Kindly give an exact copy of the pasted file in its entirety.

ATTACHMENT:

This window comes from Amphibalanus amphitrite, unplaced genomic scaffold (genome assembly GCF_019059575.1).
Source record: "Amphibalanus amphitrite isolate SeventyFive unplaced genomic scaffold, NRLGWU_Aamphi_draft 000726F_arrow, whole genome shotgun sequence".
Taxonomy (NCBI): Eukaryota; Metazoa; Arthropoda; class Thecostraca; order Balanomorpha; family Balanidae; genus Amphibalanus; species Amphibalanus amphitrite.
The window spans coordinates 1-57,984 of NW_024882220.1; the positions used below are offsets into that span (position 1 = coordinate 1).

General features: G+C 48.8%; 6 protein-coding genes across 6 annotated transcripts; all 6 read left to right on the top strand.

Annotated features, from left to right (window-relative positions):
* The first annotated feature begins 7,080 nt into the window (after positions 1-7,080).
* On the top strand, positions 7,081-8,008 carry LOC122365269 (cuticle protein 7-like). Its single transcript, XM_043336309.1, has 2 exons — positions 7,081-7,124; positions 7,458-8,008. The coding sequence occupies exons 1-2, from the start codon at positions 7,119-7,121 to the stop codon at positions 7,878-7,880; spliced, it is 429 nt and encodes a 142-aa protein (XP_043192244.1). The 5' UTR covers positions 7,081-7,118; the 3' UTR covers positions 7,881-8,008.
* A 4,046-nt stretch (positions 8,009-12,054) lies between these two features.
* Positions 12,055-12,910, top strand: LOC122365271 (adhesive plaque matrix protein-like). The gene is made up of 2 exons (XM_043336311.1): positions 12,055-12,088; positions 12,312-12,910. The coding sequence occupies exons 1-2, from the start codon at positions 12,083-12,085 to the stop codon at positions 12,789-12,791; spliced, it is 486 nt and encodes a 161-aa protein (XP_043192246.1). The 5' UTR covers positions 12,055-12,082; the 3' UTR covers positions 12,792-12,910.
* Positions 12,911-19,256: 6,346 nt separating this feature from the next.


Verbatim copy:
This window comes from Amphibalanus amphitrite, unplaced genomic scaffold (genome assembly GCF_019059575.1).
Source record: "Amphibalanus amphitrite isolate SeventyFive unplaced genomic scaffold, NRLGWU_Aamphi_draft 000726F_arrow, whole genome shotgun sequence".
Taxonomy (NCBI): Eukaryota; Metazoa; Arthropoda; class Thecostraca; order Balanomorpha; family Balanidae; genus Amphibalanus; species Amphibalanus amphitrite.
The window spans coordinates 1-57,984 of NW_024882220.1; the positions used below are offsets into that span (position 1 = coordinate 1).

General features: G+C 48.8%; 6 protein-coding genes across 6 annotated transcripts; all 6 read left to right on the top strand.

Annotated features, from left to right (window-relative positions):
* The first annotated feature begins 7,080 nt into the window (after positions 1-7,080).
* On the top strand, positions 7,081-8,008 carry LOC122365269 (cuticle protein 7-like). Its single transcript, XM_043336309.1, has 2 exons — positions 7,081-7,124; positions 7,458-8,008. The coding sequence occupies exons 1-2, from the start codon at positions 7,119-7,121 to the stop codon at positions 7,878-7,880; spliced, it is 429 nt and encodes a 142-aa protein (XP_043192244.1). The 5' UTR covers positions 7,081-7,118; the 3' UTR covers positions 7,881-8,008.
* A 4,046-nt stretch (positions 8,009-12,054) lies between these two features.
* Positions 12,055-12,910, top strand: LOC122365271 (adhesive plaque matrix protein-like). The gene is made up of 2 exons (XM_043336311.1): positions 12,055-12,088; positions 12,312-12,910. The coding sequence occupies exons 1-2, from the start codon at positions 12,083-12,085 to the stop codon at positions 12,789-12,791; spliced, it is 486 nt and encodes a 161-aa protein (XP_043192246.1). The 5' UTR covers positions 12,055-12,082; the 3' UTR covers positions 12,792-12,910.
* Positions 12,911-19,256: 6,346 nt separating this feature from the next.